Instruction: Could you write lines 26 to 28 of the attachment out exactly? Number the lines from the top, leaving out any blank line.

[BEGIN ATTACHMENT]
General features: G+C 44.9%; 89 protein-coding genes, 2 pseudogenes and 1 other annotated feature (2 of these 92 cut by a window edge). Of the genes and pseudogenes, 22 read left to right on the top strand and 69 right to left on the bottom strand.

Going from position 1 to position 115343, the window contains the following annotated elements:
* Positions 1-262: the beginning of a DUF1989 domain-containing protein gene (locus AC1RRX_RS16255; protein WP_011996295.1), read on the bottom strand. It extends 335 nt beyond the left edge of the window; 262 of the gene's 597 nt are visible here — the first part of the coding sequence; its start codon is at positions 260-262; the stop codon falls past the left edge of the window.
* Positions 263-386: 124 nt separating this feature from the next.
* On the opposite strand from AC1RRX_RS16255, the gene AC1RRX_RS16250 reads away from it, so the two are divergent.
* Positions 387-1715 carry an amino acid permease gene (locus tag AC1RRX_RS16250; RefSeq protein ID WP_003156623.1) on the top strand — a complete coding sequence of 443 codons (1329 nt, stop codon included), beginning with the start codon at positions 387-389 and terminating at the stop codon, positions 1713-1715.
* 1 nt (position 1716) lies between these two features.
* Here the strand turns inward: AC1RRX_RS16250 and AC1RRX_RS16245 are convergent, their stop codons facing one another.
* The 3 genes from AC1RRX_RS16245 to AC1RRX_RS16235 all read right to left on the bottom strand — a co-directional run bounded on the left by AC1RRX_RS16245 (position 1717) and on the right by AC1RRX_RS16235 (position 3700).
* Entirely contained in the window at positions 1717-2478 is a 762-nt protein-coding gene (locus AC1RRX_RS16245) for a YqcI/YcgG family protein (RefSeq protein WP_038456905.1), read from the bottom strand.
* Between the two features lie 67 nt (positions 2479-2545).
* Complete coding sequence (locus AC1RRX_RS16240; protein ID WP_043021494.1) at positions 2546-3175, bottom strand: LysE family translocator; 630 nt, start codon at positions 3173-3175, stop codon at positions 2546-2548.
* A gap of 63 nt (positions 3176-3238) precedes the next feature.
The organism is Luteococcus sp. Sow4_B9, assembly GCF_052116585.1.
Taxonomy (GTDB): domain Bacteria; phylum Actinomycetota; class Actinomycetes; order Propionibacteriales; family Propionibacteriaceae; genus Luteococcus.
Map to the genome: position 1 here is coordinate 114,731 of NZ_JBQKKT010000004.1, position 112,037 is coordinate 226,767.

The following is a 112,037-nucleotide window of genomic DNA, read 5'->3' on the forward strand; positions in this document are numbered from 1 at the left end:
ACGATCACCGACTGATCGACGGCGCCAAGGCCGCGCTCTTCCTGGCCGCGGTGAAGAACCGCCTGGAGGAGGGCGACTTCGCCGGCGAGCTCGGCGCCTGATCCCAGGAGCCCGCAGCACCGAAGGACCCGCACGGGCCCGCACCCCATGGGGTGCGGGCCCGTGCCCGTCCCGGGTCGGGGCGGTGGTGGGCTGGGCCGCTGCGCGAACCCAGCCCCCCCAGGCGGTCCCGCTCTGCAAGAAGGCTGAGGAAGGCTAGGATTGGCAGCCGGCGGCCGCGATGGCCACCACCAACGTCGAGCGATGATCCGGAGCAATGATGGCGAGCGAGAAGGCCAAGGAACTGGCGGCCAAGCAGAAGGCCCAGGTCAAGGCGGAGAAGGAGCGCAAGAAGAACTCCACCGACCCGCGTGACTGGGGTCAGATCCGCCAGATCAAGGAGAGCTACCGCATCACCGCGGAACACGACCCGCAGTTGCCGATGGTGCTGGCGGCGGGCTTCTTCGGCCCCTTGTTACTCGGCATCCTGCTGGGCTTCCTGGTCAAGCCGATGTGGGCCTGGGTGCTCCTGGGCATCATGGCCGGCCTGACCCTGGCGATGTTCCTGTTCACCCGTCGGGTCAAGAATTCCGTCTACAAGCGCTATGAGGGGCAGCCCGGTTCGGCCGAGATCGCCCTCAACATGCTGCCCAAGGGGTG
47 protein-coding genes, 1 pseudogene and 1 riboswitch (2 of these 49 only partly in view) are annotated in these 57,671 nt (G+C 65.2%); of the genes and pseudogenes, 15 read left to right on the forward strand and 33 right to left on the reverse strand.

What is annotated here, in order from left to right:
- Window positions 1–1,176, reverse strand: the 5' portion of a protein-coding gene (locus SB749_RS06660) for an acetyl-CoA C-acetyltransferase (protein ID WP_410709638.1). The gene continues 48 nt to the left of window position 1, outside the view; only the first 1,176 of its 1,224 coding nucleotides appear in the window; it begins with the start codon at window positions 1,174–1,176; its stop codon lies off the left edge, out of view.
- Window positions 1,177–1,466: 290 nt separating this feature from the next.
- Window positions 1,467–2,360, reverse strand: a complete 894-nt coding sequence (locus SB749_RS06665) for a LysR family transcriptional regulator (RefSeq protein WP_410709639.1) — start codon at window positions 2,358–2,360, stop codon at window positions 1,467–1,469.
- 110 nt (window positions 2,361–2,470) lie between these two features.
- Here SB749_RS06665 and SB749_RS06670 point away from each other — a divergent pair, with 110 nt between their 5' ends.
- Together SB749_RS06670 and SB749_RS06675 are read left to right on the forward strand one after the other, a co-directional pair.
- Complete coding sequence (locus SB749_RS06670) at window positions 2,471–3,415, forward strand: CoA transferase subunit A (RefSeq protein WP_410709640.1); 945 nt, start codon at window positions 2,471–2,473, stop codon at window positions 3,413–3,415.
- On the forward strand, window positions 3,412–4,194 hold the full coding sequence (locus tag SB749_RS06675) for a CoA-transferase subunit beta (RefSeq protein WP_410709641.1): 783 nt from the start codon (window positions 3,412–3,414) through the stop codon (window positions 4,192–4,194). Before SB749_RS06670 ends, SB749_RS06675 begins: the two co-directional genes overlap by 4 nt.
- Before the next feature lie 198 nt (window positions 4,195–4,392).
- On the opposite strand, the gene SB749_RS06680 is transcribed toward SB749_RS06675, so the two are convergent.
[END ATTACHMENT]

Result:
- Together SB749_RS06670 and SB749_RS06675 are read left to right on the forward strand one after the other, a co-directional pair.
- Complete coding sequence (locus SB749_RS06670) at window positions 2,471–3,415, forward strand: CoA transferase subunit A (RefSeq protein WP_410709640.1); 945 nt, start codon at window positions 2,471–2,473, stop codon at window positions 3,413–3,415.
- On the forward strand, window positions 3,412–4,194 hold the full coding sequence (locus tag SB749_RS06675) for a CoA-transferase subunit beta (RefSeq protein WP_410709641.1): 783 nt from the start codon (window positions 3,412–3,414) through the stop codon (window positions 4,192–4,194). Before SB749_RS06670 ends, SB749_RS06675 begins: the two co-directional genes overlap by 4 nt.